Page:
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Kansas college
adds antidiscrimination protections for gays

Kansas college
adds antidiscrimination protections for gays

In response to recent racist and antigay graffiti at the Kansas school, Johnson County Community College trustees have added sexual orientation to the college's nondiscrimination policy. The decision was made during the open portion of a special board meeting, despite protests from at least one board member who thought the hastily called meeting was an attempt to quietly minimize exposure.

Trustee Benjamin Hodge said more public discussion was needed and that while the decision was legal, it was "not honorable." "I am completely certain that we should not have discussed this issue in the manner we did," he said.

Hodge said trustees also discussed the policy change in a closed-door executive session before returning to the open meeting for the vote on Monday. "We should have sought public input," said Hodge, who voted against the change because he said it does not represent the values of people in Johnson County or Kansas. "It would have been most appropriate to invite public comments."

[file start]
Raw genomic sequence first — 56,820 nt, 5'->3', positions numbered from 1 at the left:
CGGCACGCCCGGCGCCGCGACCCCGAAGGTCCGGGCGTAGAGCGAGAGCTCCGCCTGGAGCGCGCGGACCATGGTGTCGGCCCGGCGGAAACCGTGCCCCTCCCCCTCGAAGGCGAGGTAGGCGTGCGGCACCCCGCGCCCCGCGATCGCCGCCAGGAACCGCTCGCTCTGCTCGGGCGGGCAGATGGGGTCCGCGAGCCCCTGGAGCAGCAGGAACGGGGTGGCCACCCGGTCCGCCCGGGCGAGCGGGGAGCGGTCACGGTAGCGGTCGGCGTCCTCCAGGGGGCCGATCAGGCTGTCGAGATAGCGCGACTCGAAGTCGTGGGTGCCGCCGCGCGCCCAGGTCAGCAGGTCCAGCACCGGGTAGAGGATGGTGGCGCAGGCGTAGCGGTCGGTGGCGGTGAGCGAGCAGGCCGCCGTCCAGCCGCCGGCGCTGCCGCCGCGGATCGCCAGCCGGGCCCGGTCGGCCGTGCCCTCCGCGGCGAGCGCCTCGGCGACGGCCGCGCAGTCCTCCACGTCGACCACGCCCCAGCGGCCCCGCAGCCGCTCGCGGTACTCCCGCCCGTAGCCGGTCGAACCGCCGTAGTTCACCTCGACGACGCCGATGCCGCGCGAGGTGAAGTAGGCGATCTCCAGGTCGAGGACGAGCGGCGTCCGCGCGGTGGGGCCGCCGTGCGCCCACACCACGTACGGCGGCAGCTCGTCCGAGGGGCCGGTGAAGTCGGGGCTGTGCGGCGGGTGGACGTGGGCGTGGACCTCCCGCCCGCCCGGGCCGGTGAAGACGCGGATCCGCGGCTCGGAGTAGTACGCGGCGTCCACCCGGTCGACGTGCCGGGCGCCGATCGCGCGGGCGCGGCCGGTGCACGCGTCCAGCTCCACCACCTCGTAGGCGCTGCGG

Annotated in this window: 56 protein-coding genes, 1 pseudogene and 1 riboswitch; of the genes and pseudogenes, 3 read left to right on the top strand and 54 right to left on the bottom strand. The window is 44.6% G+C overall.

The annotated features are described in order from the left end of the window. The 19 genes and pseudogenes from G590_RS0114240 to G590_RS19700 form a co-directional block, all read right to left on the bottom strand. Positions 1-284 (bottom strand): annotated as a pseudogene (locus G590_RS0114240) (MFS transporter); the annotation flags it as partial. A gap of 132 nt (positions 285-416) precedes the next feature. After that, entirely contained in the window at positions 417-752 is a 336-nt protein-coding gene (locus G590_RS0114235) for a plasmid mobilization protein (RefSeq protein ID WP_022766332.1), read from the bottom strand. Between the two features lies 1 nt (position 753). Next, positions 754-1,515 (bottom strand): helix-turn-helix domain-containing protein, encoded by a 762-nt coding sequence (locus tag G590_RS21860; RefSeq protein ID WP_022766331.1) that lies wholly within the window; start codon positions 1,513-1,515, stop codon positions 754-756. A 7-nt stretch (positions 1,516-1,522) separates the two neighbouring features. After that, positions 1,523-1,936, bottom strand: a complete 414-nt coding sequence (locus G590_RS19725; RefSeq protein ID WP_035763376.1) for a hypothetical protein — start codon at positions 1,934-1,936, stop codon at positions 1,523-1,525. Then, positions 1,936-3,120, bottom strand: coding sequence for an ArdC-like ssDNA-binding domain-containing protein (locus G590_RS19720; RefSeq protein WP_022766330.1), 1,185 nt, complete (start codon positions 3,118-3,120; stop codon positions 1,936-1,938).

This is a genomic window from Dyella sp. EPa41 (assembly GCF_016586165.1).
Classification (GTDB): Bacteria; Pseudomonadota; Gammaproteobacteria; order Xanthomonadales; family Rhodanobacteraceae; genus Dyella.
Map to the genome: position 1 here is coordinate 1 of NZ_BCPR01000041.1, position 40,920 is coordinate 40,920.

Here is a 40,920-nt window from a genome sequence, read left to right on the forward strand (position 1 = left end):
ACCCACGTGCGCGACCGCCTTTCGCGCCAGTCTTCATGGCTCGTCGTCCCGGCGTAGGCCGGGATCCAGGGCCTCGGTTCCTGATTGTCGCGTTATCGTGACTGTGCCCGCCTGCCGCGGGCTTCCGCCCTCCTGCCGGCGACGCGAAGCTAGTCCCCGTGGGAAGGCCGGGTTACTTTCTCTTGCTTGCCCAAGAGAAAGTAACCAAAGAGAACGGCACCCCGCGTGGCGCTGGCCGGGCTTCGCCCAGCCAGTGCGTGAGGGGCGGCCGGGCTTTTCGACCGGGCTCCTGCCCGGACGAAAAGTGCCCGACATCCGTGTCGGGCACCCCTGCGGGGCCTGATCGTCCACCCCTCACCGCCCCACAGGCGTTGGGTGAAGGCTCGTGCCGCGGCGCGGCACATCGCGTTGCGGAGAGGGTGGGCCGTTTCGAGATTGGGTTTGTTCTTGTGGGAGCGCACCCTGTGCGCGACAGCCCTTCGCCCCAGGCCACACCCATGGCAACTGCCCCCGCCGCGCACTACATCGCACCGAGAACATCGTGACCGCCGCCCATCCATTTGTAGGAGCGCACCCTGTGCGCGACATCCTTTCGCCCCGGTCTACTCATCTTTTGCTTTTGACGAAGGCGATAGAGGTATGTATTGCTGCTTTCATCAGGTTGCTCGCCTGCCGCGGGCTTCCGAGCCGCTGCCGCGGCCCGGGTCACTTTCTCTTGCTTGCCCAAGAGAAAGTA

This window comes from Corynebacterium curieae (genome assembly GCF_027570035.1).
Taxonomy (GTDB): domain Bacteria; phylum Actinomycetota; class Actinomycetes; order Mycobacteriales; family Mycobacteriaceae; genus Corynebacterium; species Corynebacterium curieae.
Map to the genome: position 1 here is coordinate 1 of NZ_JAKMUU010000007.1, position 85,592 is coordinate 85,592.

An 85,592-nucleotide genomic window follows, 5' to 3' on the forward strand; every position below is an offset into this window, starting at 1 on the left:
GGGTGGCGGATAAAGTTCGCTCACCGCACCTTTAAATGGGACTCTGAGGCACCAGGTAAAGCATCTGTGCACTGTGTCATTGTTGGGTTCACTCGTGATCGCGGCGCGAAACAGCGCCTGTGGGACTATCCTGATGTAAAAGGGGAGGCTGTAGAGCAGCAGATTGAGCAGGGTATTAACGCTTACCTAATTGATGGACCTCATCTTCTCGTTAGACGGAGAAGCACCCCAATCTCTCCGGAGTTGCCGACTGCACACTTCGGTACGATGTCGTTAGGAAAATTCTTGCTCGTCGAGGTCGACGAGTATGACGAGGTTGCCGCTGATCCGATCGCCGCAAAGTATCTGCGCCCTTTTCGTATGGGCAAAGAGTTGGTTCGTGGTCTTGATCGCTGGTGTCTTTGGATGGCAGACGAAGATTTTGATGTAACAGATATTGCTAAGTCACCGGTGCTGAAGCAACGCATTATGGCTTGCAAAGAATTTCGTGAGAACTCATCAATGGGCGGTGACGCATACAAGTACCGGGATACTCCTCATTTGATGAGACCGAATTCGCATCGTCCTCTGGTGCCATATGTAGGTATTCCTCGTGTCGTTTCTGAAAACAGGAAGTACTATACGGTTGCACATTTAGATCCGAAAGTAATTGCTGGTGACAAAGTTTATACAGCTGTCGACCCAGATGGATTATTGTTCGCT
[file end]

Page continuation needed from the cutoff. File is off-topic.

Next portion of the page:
Other trustees said the decision, made five months after two incidents of racially and sexually derogatory messages were reported in men's restrooms on campus, was in direct response to a number of letters "from all over the place."

"It seemed like a good idea to get board action so we could give the faculty an answer, versus coming to them and saying, 'This is what we can recommend,'" said trustee Jon Stewart.

The school's faculty association brought the matter to the collegial steering committee in January, said Vincent Clark, president of the association. The committee is charged with making recommendations to the board of trustees on matters unrelated to salary negotiations.

The idea was discussed further in March, and the speed on which it was voted on by the board of trustees amazed even its most avid supporters. "The meeting was a surprise," said Kami Day, an associate professor at the college. "It's a step, and a huge improvement."

Day said that beyond the graffiti, there is a problem in that some teachers aren't sensitive to their gay, lesbian, bisexual, and transgender students. "It's a lack of awareness more than anything," she said. "There needs to be public discussion." (AP)

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